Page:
Thursday, May 3, 2012

AP Predicts Poor Outcome for Vazquez Mota Campaign

In an interview the AP, National Action Party (PAN) candidate Josefina Vazquez Mota said that sexism has played a role in her campaign’s recent troubles, citing one example in which she was asked whether she could act as president while suffering from menstrual camps. "They'd never ask a man the questions that they ask me," she stated.

According to the AP, another one of Mota’s toughest moments during her career came when she was fired from her post as education secretary, after butting heads with another powerful woman who headed the national teachers’ union. “Calderon's team treated her badly. They were extremely sexist,” the ex-commissioner of indigenous affairs told the news agency.

But as the AP profile points out, there are plenty of problems with the PAN presidential candidate’s campaign, which help explain why Vazquez Mota is trailing rival Enrique Peña Nieto by double digits in the polls. These include basic verbal slip-ups, such as Vazquez Mota stating that she would “strengthen money laundering” as part of her anti-crime strategy, or confusing the authors of two prominent books on Mexican policy. Her campaign team also has had difficulty organizing basic events or releasing error-free press releases. The formal announcement of her campaign was conducted in a near empty stadium due to poor planning, while another campaign event had to be canceled due to a picketing airline workers close to the rally site.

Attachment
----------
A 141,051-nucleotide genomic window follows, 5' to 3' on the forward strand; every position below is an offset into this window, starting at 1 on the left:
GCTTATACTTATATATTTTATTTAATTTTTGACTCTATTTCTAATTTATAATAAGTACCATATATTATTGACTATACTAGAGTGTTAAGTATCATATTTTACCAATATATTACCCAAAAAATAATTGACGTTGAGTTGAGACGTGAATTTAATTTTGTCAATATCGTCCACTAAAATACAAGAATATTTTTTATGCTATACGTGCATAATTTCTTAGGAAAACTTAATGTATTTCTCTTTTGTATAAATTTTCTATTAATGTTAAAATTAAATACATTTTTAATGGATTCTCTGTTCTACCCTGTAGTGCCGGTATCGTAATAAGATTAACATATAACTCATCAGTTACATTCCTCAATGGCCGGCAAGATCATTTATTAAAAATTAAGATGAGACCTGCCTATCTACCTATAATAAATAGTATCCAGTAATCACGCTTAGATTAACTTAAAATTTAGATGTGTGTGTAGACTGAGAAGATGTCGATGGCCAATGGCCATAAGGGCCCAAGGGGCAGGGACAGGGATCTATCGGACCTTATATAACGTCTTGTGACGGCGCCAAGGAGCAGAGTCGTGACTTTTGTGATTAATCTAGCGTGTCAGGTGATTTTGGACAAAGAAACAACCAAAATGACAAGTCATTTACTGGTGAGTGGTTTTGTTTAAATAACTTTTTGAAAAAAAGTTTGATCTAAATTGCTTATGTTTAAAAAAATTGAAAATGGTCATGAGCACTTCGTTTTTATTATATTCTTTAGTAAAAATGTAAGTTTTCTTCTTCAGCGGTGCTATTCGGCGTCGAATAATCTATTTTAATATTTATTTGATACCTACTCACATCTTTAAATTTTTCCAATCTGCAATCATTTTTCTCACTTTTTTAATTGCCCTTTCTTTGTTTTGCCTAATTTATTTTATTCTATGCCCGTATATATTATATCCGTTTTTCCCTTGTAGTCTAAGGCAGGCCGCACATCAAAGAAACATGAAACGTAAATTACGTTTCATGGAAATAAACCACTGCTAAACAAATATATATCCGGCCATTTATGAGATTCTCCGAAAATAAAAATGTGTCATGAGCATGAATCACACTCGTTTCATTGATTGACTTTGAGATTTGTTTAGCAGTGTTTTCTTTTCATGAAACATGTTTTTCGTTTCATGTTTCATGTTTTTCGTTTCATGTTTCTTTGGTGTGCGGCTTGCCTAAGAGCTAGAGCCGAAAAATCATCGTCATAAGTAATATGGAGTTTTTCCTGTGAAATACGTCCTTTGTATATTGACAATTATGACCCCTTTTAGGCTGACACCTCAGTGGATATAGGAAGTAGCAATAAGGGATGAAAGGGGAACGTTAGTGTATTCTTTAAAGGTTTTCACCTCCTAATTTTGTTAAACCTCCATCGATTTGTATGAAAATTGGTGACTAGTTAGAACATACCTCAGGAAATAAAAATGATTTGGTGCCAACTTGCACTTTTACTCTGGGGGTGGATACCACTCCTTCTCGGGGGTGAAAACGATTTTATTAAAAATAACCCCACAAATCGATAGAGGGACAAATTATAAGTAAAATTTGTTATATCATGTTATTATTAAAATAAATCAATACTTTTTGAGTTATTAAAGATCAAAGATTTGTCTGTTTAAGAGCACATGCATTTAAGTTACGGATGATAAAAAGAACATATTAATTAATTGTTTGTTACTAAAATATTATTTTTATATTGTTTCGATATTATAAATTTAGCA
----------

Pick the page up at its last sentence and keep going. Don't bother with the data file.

In another heavily publicized incident, Vazquez Mota had a dizzy spell during a speech, which was replayed again and again on local news stations, as well as Youtube.

Last month the PAN said that they would revise Vazquez Mota’s campaign strategy, but as the AP argues, it may now be a case of too little, too late.

News Briefs
  • Former President Vicente Fox issued a sharp critique of the global war on drugs, stating, “We must end this useless war.” He has previously said that he supports the idea of drug legalization, and that President Felipe Calderon’s government should try to seek a truce with Mexico’s drug cartels.